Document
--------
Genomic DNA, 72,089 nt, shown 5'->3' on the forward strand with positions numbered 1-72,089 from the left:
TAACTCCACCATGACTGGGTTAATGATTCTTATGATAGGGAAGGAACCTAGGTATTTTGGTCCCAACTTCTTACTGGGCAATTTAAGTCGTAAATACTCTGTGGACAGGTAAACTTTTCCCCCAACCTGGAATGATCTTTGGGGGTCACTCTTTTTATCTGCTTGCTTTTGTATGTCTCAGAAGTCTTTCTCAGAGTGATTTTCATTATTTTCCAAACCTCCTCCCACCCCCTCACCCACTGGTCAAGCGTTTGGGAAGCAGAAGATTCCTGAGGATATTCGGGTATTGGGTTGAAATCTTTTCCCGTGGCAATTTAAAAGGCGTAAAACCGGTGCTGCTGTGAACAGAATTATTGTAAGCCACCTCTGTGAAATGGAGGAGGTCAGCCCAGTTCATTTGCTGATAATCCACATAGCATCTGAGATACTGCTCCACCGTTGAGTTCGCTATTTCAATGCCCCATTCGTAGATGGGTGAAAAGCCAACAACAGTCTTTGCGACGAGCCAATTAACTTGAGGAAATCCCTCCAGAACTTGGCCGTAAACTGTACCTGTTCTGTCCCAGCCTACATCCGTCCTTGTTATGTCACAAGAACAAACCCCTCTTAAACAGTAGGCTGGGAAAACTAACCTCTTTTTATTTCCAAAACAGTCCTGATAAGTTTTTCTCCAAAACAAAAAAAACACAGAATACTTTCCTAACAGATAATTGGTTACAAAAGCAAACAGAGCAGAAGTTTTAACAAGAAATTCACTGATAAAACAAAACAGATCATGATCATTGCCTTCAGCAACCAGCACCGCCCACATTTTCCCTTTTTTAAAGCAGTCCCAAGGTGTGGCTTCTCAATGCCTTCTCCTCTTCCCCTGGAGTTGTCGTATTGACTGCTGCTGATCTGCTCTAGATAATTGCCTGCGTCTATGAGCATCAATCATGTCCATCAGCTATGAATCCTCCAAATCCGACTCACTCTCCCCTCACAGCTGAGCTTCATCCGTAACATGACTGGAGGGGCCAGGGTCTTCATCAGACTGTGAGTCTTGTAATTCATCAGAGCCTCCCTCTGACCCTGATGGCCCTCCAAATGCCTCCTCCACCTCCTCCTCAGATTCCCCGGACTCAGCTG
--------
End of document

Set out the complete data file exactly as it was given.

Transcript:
Genomic DNA, 72,089 nt, shown 5'->3' on the forward strand with positions numbered 1-72,089 from the left:
TAACTCCACCATGACTGGGTTAATGATTCTTATGATAGGGAAGGAACCTAGGTATTTTGGTCCCAACTTCTTACTGGGCAATTTAAGTCGTAAATACTCTGTGGACAGGTAAACTTTTCCCCCAACCTGGAATGATCTTTGGGGGTCACTCTTTTTATCTGCTTGCTTTTGTATGTCTCAGAAGTCTTTCTCAGAGTGATTTTCATTATTTTCCAAACCTCCTCCCACCCCCTCACCCACTGGTCAAGCGTTTGGGAAGCAGAAGATTCCTGAGGATATTCGGGTATTGGGTTGAAATCTTTTCCCGTGGCAATTTAAAAGGCGTAAAACCGGTGCTGCTGTGAACAGAATTATTGTAAGCCACCTCTGTGAAATGGAGGAGGTCAGCCCAGTTCATTTGCTGATAATCCACATAGCATCTGAGATACTGCTCCACCGTTGAGTTCGCTATTTCAATGCCCCATTCGTAGATGGGTGAAAAGCCAACAACAGTCTTTGCGACGAGCCAATTAACTTGAGGAAATCCCTCCAGAACTTGGCCGTAAACTGTACCTGTTCTGTCCCAGCCTACATCCGTCCTTGTTATGTCACAAGAACAAACCCCTCTTAAACAGTAGGCTGGGAAAACTAACCTCTTTTTATTTCCAAAACAGTCCTGATAAGTTTTTCTCCAAAACAAAAAAAACACAGAATACTTTCCTAACAGATAATTGGTTACAAAAGCAAACAGAGCAGAAGTTTTAACAAGAAATTCACTGATAAAACAAAACAGATCATGATCATTGCCTTCAGCAACCAGCACCGCCCACATTTTCCCTTTTTTAAAGCAGTCCCAAGGTGTGGCTTCTCAATGCCTTCTCCTCTTCCCCTGGAGTTGTCGTATTGACTGCTGCTGATCTGCTCTAGATAATTGCCTGCGTCTATGAGCATCAATCATGTCCATCAGCTATGAATCCTCCAAATCCGACTCACTCTCCCCTCACAGCTGAGCTTCATCCGTAACATGACTGGAGGGGCCAGGGTCTTCATCAGACTGTGAGTCTTGTAATTCATCAGAGCCTCCCTCTGACCCTGATGGCCCTCCAAATGCCTCCTCCACCTCCTCCTCAGATTCCCCGGACTCAGCTG